Does this scale well? I'm running a web based proxy that generates an absolute ton of log files. Easily 40gb / week / server, with around 20 servers. I'm looking to be able to store and search up to 7 days of logs. Currently, I only move logs from the individual servers onto a central server when I get a complaint, import it into mysql, and search it. The entire process, even for just one server, takes forever.
on 2009-04-17 06:01
I'm by no means a splunk expert, you should ask them, but I think it scales pretty well. You can use multiple masters to receive and load-balance logs, and you can distribute the searching map/reduce style to leverage more cores. Search speed seems to be much more CPU bound than I/O bound, the logs are pretty efficiently packed. *Works for me* with ~ 15-20 EC2 instances and one central logging server. It also keeps logs in tiered buckets, so things from 30 days ago are available, but slower to search on where as yesterday's logs are 'hotter'.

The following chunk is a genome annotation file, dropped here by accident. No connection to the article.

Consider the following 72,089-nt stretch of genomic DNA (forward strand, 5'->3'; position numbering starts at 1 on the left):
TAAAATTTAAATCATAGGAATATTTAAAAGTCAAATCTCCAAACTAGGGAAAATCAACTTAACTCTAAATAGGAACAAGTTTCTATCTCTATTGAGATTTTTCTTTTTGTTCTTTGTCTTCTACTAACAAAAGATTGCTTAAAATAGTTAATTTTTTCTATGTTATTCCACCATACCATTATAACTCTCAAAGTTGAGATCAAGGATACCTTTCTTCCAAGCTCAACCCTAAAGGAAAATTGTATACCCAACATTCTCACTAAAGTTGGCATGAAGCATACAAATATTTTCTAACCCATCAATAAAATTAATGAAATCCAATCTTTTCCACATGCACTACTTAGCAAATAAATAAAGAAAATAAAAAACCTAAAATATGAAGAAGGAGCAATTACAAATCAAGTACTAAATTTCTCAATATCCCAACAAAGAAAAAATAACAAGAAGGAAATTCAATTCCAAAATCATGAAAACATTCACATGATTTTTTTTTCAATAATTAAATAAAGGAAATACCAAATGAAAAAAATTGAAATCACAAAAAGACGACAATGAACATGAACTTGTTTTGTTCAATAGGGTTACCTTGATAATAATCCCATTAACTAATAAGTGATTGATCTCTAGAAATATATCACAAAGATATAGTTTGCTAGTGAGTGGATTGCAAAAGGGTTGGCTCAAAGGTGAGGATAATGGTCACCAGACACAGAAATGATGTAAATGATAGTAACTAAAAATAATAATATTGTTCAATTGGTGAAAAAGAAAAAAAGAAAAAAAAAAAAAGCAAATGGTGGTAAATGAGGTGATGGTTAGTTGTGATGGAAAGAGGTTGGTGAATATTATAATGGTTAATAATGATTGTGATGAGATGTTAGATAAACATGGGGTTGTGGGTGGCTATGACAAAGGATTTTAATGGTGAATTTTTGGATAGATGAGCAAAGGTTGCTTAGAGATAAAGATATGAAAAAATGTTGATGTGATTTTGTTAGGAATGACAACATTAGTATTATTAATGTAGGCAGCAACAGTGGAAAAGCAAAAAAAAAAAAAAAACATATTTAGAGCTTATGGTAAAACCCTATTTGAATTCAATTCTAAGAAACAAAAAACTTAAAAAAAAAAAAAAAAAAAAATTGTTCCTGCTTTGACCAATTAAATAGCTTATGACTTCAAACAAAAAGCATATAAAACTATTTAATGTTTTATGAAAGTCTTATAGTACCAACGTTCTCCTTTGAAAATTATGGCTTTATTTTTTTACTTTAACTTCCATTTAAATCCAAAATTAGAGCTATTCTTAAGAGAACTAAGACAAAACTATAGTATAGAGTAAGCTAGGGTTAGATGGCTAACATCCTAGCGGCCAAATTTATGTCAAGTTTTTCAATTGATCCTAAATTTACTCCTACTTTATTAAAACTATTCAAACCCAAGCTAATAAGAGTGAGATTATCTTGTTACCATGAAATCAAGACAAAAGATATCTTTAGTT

on 2009-04-17 06:16
if just looking for some sort of distribution you could put stuff into memcached, mysql cluster, look at spread toolkit (spread.org i believe) and gearman...
on 2009-04-17 12:41
I've used spread for centralized logging before, it's a horrible clusterF. If you want details as to why, let me know.
on 2009-04-17 17:50
On Fri, Apr 17, 2009 at 3:32 AM, Gabriel Ramuglia <firstname.lastname@example.org> wrote: > I've used spread for centralized logging before, it's a horrible > clusterF. If you want details as to why, let me know. no thanks. i have no experience with it and i don't really need something like it right now (hopefully i'd use gearman, as i talk with the main guy behind it a lot now) - it's not a 1:1 concept-wise, but you can probably get gearman to do what you'd want spread to do. i'll take your word for it since i've never bothered. it just looked cool :)